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Universal Credit is a ticking time bomb for many low-paid working families, says Usdaw

Date: 04 May 2016 Shopworkers' trade union leader John Hannett has welcomed a call by the Resolution Foundation for major reforms as full roll-out of Universal Credit begins this month.
John Hannett – Usdaw General Secretary says: “The Government has allowed severe cost cutting to turn the initial intentions of Universal Credit to simplify benefits and improve incentives to work, which we support in principle, into a real threat to the incomes of low-paid working families.

“We were delighted to have won the argument on tax credit cuts, having forced the Government into a u-turn, but Universal Credit is a ticking time bomb that will leave many working families much worse-off when they are transferred onto it.”

“We welcome the Resolution Foundation’s three-point plan for restoring Universal Credit’s original purpose of encouraging entry and progression in work. We call on the new Secretary of State for Work and Pensions to act urgently, look afresh at the impact of Universal Credit on low and middle income earners and get this troubled project back on track to support not penalise working families."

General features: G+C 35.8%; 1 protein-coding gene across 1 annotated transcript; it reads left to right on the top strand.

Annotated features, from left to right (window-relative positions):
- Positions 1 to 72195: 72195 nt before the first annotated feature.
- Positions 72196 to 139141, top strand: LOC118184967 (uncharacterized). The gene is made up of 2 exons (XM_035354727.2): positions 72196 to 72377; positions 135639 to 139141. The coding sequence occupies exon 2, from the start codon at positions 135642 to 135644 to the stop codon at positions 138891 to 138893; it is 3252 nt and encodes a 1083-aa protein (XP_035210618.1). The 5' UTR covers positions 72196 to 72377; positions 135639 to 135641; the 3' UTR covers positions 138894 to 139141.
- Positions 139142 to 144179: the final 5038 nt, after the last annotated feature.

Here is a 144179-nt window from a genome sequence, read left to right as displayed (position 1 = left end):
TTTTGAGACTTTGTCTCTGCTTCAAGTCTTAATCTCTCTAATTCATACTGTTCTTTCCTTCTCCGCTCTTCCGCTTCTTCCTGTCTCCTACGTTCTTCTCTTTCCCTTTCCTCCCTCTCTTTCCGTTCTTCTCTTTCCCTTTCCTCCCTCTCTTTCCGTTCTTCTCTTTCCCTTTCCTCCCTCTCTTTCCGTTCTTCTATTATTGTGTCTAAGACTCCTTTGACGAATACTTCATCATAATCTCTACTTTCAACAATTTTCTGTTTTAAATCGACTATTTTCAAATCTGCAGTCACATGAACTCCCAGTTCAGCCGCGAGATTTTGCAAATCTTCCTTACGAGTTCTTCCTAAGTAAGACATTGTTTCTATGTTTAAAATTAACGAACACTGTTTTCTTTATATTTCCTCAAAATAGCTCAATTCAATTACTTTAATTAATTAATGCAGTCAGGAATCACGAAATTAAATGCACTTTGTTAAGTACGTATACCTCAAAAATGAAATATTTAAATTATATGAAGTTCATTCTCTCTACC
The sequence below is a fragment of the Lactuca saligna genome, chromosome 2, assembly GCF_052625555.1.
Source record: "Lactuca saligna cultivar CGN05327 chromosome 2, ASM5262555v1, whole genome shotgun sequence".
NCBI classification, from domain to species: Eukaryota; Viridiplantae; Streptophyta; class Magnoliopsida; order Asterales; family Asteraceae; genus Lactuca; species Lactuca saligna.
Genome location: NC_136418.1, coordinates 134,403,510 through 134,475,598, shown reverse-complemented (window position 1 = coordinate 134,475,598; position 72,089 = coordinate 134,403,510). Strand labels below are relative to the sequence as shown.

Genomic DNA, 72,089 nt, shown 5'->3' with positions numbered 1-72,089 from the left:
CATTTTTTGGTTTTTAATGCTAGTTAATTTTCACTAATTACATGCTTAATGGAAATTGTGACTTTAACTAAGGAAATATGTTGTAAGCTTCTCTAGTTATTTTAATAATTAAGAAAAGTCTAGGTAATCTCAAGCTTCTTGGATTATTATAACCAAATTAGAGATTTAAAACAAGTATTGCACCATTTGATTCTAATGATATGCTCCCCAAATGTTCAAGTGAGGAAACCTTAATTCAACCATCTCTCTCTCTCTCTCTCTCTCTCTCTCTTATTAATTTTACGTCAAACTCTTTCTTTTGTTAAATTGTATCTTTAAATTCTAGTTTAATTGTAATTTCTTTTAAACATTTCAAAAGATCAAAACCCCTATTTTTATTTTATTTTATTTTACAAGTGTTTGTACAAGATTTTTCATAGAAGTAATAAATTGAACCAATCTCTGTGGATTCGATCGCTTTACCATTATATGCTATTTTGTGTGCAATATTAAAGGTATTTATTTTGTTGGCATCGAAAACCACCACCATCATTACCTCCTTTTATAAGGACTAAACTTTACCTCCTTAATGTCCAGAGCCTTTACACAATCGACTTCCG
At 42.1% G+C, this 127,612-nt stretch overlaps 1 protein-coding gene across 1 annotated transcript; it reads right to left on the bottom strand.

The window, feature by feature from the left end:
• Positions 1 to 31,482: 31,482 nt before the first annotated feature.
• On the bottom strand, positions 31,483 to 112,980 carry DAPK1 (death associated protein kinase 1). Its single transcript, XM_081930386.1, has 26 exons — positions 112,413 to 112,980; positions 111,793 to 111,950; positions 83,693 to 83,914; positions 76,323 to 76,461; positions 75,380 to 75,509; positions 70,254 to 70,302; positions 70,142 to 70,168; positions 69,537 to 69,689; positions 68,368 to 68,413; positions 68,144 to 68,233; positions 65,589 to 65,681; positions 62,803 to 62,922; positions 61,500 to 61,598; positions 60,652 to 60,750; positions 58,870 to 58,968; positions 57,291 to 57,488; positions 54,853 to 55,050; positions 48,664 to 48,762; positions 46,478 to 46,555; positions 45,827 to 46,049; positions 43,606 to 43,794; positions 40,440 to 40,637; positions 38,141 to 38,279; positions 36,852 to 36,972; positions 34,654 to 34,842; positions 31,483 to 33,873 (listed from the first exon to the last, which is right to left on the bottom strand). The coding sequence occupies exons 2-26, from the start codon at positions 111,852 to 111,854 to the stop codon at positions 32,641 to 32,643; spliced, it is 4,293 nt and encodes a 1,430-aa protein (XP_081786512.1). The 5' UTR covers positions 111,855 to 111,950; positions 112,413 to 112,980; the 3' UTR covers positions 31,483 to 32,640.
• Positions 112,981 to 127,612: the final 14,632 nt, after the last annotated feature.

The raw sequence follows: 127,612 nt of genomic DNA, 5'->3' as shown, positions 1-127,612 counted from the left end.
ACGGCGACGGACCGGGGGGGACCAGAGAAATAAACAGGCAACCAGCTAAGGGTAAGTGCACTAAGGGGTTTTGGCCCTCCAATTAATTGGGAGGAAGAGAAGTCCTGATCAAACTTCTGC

Analysis from the Resolution Foundation shows that around 2.5 million working households will be worse off by an average of £41 a week, while around 2 million households will be better off by an average of £34 a week.

Further analysis by Liverpool Economics shows that from April cuts to the work allowance will also mean an annual reduction of £2,000 a year in support for disabled people in work.

Usdaw’s own analysis reveals that a parent couple, both working in retail, earning just above the so-called National Living Wage, one working full-time and one part-time, would be £1,866 worse off on Universal Credit.

Notes for editors:

Usdaw (Union of Shop, Distributive and Allied Workers) is the UK's fourth biggest and the fastest growing trade union with over 440,000 members. Membership has increased by more than 17% in the last five years and by nearly a third in the last decade. Most Usdaw members work in the retail sector, but the Union also has many members in transport, distribution, food manufacturing, chemicals and other trades.

The Resolution Foundation report says that in order to make the most of Universal Credit, the new Secretary of State should reclaim the policy from the Treasury and follow a three-point plan:
  • Focus on those most likely to respond to financial incentives to work.
  • Offer more practical support to boost in-work progression.
  • Address practical concerns about UC’s interaction with people’s lives.

For Usdaw press releases visit: http://www.usdaw.org.uk/news and you can follow us on Twitter @UsdawUnion

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